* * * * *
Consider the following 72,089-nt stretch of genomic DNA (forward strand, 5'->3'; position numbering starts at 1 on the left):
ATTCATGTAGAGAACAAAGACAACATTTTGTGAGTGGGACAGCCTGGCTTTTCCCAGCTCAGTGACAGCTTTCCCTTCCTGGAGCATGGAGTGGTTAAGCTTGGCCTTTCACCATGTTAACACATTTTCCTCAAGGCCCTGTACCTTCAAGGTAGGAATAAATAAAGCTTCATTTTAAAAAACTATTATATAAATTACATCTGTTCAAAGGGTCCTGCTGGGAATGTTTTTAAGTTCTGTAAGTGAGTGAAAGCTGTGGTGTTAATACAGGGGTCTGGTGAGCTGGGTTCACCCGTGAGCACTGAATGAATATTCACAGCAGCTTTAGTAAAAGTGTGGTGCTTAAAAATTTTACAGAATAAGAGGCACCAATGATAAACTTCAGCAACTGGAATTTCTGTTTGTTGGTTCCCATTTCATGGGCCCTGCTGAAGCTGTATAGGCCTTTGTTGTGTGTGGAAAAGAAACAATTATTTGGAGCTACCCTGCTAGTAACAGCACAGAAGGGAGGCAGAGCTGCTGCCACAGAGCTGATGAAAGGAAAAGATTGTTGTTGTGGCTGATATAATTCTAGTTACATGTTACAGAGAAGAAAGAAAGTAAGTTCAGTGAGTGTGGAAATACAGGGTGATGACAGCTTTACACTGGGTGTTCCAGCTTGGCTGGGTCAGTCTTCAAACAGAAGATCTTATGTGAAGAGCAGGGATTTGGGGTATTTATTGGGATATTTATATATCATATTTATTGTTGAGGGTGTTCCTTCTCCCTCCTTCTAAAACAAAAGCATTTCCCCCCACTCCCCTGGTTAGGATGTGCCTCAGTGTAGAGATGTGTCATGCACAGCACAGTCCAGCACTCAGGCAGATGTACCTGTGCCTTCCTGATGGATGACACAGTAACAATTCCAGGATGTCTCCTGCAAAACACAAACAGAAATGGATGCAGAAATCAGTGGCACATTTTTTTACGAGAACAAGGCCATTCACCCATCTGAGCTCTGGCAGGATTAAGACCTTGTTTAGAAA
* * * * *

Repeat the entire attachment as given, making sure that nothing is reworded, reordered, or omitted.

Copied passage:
Consider the following 72,089-nt stretch of genomic DNA (forward strand, 5'->3'; position numbering starts at 1 on the left):
ATTCATGTAGAGAACAAAGACAACATTTTGTGAGTGGGACAGCCTGGCTTTTCCCAGCTCAGTGACAGCTTTCCCTTCCTGGAGCATGGAGTGGTTAAGCTTGGCCTTTCACCATGTTAACACATTTTCCTCAAGGCCCTGTACCTTCAAGGTAGGAATAAATAAAGCTTCATTTTAAAAAACTATTATATAAATTACATCTGTTCAAAGGGTCCTGCTGGGAATGTTTTTAAGTTCTGTAAGTGAGTGAAAGCTGTGGTGTTAATACAGGGGTCTGGTGAGCTGGGTTCACCCGTGAGCACTGAATGAATATTCACAGCAGCTTTAGTAAAAGTGTGGTGCTTAAAAATTTTACAGAATAAGAGGCACCAATGATAAACTTCAGCAACTGGAATTTCTGTTTGTTGGTTCCCATTTCATGGGCCCTGCTGAAGCTGTATAGGCCTTTGTTGTGTGTGGAAAAGAAACAATTATTTGGAGCTACCCTGCTAGTAACAGCACAGAAGGGAGGCAGAGCTGCTGCCACAGAGCTGATGAAAGGAAAAGATTGTTGTTGTGGCTGATATAATTCTAGTTACATGTTACAGAGAAGAAAGAAAGTAAGTTCAGTGAGTGTGGAAATACAGGGTGATGACAGCTTTACACTGGGTGTTCCAGCTTGGCTGGGTCAGTCTTCAAACAGAAGATCTTATGTGAAGAGCAGGGATTTGGGGTATTTATTGGGATATTTATATATCATATTTATTGTTGAGGGTGTTCCTTCTCCCTCCTTCTAAAACAAAAGCATTTCCCCCCACTCCCCTGGTTAGGATGTGCCTCAGTGTAGAGATGTGTCATGCACAGCACAGTCCAGCACTCAGGCAGATGTACCTGTGCCTTCCTGATGGATGACACAGTAACAATTCCAGGATGTCTCCTGCAAAACACAAACAGAAATGGATGCAGAAATCAGTGGCACATTTTTTTACGAGAACAAGGCCATTCACCCATCTGAGCTCTGGCAGGATTAAGACCTTGTTTAGAAA